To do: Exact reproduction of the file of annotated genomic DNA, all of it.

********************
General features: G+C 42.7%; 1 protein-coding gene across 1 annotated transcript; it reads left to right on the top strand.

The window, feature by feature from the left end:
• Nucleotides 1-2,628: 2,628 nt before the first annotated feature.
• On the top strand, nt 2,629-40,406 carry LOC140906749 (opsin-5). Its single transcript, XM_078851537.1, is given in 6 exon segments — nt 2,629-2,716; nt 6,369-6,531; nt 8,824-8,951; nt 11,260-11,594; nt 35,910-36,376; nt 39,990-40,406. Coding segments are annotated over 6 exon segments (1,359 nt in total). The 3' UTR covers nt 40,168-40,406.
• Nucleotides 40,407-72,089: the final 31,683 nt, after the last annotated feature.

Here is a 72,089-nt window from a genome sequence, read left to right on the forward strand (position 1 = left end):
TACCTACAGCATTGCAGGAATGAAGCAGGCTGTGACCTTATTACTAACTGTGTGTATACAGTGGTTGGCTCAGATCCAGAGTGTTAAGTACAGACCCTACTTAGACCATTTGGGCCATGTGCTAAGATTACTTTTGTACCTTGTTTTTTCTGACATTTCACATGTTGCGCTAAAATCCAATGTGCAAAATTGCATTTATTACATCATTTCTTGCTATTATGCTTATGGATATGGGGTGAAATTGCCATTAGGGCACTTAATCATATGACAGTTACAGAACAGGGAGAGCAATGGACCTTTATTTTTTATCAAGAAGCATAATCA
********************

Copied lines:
General features: G+C 42.7%; 1 protein-coding gene across 1 annotated transcript; it reads left to right on the top strand.

The window, feature by feature from the left end:
• Nucleotides 1-2,628: 2,628 nt before the first annotated feature.
• On the top strand, nt 2,629-40,406 carry LOC140906749 (opsin-5). Its single transcript, XM_078851537.1, is given in 6 exon segments — nt 2,629-2,716; nt 6,369-6,531; nt 8,824-8,951; nt 11,260-11,594; nt 35,910-36,376; nt 39,990-40,406. Coding segments are annotated over 6 exon segments (1,359 nt in total). The 3' UTR covers nt 40,168-40,406.
• Nucleotides 40,407-72,089: the final 31,683 nt, after the last annotated feature.

Here is a 72,089-nt window from a genome sequence, read left to right on the forward strand (position 1 = left end):
TACCTACAGCATTGCAGGAATGAAGCAGGCTGTGACCTTATTACTAACTGTGTGTATACAGTGGTTGGCTCAGATCCAGAGTGTTAAGTACAGACCCTACTTAGACCATTTGGGCCATGTGCTAAGATTACTTTTGTACCTTGTTTTTTCTGACATTTCACATGTTGCGCTAAAATCCAATGTGCAAAATTGCATTTATTACATCATTTCTTGCTATTATGCTTATGGATATGGGGTGAAATTGCCATTAGGGCACTTAATCATATGACAGTTACAGAACAGGGAGAGCAATGGACCTTTATTTTTTATCAAGAAGCATAATCA